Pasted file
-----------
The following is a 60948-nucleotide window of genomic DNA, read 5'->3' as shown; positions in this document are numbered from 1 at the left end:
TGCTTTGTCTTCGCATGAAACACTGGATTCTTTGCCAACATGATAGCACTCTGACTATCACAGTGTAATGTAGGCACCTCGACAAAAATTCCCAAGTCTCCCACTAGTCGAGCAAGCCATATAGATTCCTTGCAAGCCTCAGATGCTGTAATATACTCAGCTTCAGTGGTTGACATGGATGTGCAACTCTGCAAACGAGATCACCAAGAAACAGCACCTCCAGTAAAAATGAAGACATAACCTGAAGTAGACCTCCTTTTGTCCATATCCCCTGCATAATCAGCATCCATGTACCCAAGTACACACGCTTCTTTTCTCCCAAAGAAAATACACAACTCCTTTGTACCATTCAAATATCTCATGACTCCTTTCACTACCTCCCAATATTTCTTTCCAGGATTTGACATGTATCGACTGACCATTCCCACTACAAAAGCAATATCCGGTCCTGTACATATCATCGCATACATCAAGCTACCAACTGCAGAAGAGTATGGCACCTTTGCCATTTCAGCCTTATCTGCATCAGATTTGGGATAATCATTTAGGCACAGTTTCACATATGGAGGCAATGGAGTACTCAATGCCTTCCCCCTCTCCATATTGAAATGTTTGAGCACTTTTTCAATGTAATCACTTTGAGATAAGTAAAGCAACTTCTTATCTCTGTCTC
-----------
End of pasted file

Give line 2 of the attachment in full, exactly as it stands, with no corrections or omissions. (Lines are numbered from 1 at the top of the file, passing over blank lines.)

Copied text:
TGCTTTGTCTTCGCATGAAACACTGGATTCTTTGCCAACATGATAGCACTCTGACTATCACAGTGTAATGTAGGCACCTCGACAAAAATTCCCAAGTCTCCCACTAGTCGAGCAAGCCATATAGATTCCTTGCAAGCCTCAGATGCTGTAATATACTCAGCTTCAGTGGTTGACATGGATGTGCAACTCTGCAAACGAGATCACCAAGAAACAGCACCTCCAGTAAAAATGAAGACATAACCTGAAGTAGACCTCCTTTTGTCCATATCCCCTGCATAATCAGCATCCATGTACCCAAGTACACACGCTTCTTTTCTCCCAAAGAAAATACACAACTCCTTTGTACCATTCAAATATCTCATGACTCCTTTCACTACCTCCCAATATTTCTTTCCAGGATTTGACATGTATCGACTGACCATTCCCACTACAAAAGCAATATCCGGTCCTGTACATATCATCGCATACATCAAGCTACCAACTGCAGAAGAGTATGGCACCTTTGCCATTTCAGCCTTATCTGCATCAGATTTGGGATAATCATTTAGGCACAGTTTCACATATGGAGGCAATGGAGTACTCAATGCCTTCCCCCTCTCCATATTGAAATGTTTGAGCACTTTTTCAATGTAATCACTTTGAGATAAGTAAAGCAACTTCTTATCTCTGTCTC